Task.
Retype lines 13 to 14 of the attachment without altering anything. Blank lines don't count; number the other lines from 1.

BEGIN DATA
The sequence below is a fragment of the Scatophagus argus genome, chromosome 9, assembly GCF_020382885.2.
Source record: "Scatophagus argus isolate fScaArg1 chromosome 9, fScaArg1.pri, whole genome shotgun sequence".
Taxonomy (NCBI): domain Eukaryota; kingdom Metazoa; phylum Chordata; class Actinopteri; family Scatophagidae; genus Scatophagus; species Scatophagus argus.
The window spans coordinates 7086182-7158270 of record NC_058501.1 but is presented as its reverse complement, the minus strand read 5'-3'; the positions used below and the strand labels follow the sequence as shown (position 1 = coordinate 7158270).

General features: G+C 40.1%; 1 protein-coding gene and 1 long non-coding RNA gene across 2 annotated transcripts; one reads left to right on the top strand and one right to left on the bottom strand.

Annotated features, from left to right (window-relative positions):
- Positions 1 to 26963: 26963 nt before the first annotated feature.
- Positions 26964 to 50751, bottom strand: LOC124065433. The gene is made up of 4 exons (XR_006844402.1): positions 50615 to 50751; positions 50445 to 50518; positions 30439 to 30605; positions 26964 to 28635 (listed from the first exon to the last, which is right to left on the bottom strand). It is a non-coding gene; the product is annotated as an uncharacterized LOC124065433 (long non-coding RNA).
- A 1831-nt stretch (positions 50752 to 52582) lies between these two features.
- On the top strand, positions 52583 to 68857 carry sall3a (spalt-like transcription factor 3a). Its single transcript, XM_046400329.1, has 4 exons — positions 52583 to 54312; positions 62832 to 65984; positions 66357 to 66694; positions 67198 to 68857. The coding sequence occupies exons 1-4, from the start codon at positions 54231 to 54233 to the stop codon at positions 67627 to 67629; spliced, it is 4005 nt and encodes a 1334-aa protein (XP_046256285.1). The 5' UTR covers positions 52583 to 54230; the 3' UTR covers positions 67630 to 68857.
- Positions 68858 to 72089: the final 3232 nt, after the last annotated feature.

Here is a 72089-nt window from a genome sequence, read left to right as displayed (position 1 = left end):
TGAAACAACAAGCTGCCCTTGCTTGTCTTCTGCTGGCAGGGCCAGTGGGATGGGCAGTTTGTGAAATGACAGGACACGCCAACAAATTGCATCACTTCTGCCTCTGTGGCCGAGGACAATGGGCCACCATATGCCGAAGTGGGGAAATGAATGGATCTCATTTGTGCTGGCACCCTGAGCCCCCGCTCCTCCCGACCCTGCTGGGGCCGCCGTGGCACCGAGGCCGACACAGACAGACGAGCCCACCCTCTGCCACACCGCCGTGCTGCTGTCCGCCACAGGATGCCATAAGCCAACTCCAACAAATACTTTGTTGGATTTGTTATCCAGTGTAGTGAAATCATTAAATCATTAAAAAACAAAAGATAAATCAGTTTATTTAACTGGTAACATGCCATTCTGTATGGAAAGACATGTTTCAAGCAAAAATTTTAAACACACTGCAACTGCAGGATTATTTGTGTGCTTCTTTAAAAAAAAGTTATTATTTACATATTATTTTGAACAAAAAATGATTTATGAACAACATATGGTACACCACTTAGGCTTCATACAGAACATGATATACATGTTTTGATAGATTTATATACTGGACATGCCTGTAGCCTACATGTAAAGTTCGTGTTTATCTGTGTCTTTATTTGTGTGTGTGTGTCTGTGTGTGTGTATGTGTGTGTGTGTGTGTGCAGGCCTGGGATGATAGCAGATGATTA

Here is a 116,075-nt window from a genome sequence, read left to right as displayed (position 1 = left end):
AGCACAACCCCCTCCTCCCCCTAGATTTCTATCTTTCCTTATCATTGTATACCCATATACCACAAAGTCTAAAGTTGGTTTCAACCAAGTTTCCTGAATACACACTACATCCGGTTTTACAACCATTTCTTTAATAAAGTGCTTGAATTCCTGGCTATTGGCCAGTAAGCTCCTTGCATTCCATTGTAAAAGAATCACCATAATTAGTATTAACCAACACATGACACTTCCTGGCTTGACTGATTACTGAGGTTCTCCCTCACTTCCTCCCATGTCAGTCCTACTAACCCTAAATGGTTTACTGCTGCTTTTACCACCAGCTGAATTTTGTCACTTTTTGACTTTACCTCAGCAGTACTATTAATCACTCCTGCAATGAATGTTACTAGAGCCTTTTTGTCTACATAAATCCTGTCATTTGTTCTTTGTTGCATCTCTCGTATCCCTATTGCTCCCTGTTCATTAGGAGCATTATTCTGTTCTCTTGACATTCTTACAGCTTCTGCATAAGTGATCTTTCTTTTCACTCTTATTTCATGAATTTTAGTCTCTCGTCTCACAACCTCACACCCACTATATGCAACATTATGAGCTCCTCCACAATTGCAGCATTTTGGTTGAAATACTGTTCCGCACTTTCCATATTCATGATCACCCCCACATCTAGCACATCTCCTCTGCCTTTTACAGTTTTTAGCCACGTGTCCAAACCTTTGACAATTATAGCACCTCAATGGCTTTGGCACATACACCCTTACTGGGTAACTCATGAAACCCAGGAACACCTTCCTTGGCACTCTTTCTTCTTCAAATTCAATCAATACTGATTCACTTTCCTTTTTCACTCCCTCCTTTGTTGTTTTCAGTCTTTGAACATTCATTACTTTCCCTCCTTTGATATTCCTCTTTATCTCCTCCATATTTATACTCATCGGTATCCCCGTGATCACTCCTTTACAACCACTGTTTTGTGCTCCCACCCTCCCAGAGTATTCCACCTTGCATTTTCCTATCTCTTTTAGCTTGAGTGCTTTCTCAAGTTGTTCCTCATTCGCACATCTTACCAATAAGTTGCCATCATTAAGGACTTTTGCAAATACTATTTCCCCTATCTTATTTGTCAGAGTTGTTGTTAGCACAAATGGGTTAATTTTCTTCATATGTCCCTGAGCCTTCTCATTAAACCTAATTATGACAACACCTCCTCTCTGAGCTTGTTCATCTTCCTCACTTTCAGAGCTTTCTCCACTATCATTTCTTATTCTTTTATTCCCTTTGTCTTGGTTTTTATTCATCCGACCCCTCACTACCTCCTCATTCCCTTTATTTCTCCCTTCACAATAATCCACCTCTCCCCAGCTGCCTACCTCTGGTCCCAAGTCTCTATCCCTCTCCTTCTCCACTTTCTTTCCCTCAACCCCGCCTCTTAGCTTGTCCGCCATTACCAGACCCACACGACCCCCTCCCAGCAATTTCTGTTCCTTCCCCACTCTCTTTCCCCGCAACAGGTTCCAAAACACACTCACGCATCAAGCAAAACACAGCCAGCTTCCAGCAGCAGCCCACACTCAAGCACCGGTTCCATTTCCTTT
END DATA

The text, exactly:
TGAAACAACAAGCTGCCCTTGCTTGTCTTCTGCTGGCAGGGCCAGTGGGATGGGCAGTTTGTGAAATGACAGGACACGCCAACAAATTGCATCACTTCTGCCTCTGTGGCCGAGGACAATGGGCCACCATATGCCGAAGTGGGGAAATGAATGGATCTCATTTGTGCTGGCACCCTGAGCCCCCGCTCCTCCCGACCCTGCTGGGGCCGCCGTGGCACCGAGGCCGACACAGACAGACGAGCCCACCCTCTGCCACACCGCCGTGCTGCTGTCCGCCACAGGATGCCATAAGCCAACTCCAACAAATACTTTGTTGGATTTGTTATCCAGTGTAGTGAAATCATTAAATCATTAAAAAACAAAAGATAAATCAGTTTATTTAACTGGTAACATGCCATTCTGTATGGAAAGACATGTTTCAAGCAAAAATTTTAAACACACTGCAACTGCAGGATTATTTGTGTGCTTCTTTAAAAAAAAGTTATTATTTACATATTATTTTGAACAAAAAATGATTTATGAACAACATATGGTACACCACTTAGGCTTCATACAGAACATGATATACATGTTTTGATAGATTTATATACTGGACATGCCTGTAGCCTACATGTAAAGTTCGTGTTTATCTGTGTCTTTATTTGTGTGTGTGTGTCTGTGTGTGTGTATGTGTGTGTGTGTGTGTGCAGGCCTGGGATGATAGCAGATGATTA

Here is a 116,075-nt window from a genome sequence, read left to right as displayed (position 1 = left end):